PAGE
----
One of South Africa’s oldest golf clubs, East London’s current course is a charming layout built amongst thick native bush on fabulous coastal duneland along the Eastern Cape. Reminiscent of other heavily wooded seaside courses such as Newcastle in Australia, it was designed by George Peck and Colonel S.V. Hotchkin and opened shortly after the First World War.
The strength of their course is the front nine which tumbles wildly across beautifully rolling ridges, the unconventional routing heading into and around the dunes, plunging down valleys and over hills to hidden targets. There are probably a few too many short par fours for the modern golfer’s liking, but those early on are genuinely fun to play and only offer up birdies to players taking an aggressive line from the tee. Holes like 1, 3, 4 and 5 are all terrific while the 9th is a cracking hole that heads over a large crest then down and left through a pronounced bush-lined valley. On the back nine the 12th is a standout and follows a similar shape but rises toward the coast and offers players great views of the nearby Indian Ocean. Elsewhere the short 17th is a fabulous par three and although most of the other closing holes are fairly ordinary they fail to tarnish a tremendous day’s golf.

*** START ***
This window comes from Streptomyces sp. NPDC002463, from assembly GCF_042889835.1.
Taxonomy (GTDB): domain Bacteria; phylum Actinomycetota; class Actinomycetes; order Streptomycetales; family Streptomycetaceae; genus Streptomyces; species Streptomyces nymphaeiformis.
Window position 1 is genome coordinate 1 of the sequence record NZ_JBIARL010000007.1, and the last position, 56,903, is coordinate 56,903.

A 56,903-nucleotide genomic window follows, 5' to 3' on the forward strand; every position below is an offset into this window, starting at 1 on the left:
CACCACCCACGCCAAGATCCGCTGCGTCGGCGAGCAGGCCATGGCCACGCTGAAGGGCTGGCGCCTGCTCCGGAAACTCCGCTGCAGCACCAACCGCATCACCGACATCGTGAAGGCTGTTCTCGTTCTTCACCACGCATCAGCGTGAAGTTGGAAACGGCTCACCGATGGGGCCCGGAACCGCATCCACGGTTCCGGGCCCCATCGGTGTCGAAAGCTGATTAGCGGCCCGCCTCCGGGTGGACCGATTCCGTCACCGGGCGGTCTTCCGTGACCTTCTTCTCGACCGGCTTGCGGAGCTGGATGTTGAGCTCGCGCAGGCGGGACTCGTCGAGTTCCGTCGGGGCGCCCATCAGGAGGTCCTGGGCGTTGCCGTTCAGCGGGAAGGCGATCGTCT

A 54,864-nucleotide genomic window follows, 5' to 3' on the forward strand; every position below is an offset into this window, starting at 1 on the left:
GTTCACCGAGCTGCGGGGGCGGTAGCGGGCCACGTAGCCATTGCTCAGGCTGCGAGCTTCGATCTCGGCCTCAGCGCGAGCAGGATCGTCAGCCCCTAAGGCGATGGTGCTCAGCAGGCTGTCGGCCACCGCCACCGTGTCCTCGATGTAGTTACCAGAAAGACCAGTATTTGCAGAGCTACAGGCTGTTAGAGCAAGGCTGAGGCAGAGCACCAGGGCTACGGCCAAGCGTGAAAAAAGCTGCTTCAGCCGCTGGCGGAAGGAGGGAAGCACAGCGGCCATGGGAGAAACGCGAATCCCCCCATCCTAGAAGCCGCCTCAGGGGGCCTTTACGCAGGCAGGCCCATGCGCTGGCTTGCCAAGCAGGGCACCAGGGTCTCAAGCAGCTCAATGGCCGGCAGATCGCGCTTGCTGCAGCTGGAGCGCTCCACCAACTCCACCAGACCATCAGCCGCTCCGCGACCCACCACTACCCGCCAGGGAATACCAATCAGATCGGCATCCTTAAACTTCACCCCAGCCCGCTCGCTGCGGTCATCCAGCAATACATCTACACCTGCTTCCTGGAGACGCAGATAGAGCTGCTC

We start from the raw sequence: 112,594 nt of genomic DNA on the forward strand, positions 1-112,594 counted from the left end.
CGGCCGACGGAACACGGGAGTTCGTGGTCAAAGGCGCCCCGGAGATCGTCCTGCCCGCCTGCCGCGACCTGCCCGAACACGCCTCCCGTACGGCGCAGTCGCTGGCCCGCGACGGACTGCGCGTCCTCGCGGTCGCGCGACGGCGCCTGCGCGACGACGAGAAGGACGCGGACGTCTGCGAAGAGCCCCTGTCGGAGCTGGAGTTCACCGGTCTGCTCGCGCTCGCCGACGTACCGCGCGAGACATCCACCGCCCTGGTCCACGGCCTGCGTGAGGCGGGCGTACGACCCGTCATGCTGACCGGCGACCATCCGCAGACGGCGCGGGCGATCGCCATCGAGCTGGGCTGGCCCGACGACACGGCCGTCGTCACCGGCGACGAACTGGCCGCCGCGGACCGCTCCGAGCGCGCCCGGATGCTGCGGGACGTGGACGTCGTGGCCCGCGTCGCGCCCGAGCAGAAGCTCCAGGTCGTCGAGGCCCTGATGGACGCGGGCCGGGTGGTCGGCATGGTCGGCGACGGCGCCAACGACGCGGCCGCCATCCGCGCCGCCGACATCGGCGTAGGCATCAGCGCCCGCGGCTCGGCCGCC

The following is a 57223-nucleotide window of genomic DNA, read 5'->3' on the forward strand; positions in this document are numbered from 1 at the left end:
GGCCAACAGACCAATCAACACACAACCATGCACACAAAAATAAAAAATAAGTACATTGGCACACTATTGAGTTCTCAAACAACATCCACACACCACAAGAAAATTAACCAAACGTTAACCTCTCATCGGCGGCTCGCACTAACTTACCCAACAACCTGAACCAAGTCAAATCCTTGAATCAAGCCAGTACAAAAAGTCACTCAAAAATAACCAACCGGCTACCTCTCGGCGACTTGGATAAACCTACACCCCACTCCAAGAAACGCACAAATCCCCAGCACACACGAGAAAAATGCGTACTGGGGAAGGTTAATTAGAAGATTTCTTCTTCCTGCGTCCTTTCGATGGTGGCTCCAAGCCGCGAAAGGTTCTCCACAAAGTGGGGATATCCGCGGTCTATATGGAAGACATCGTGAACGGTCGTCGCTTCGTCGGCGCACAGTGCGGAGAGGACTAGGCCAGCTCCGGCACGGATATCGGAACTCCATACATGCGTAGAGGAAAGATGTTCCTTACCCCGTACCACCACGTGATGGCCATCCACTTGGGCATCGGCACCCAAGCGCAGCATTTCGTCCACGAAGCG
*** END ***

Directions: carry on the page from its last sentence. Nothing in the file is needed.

In terms of topography and quality, East London is a real roller coaster and is the sort of high class, unpretentious golf course that South Africa desperately needs more of.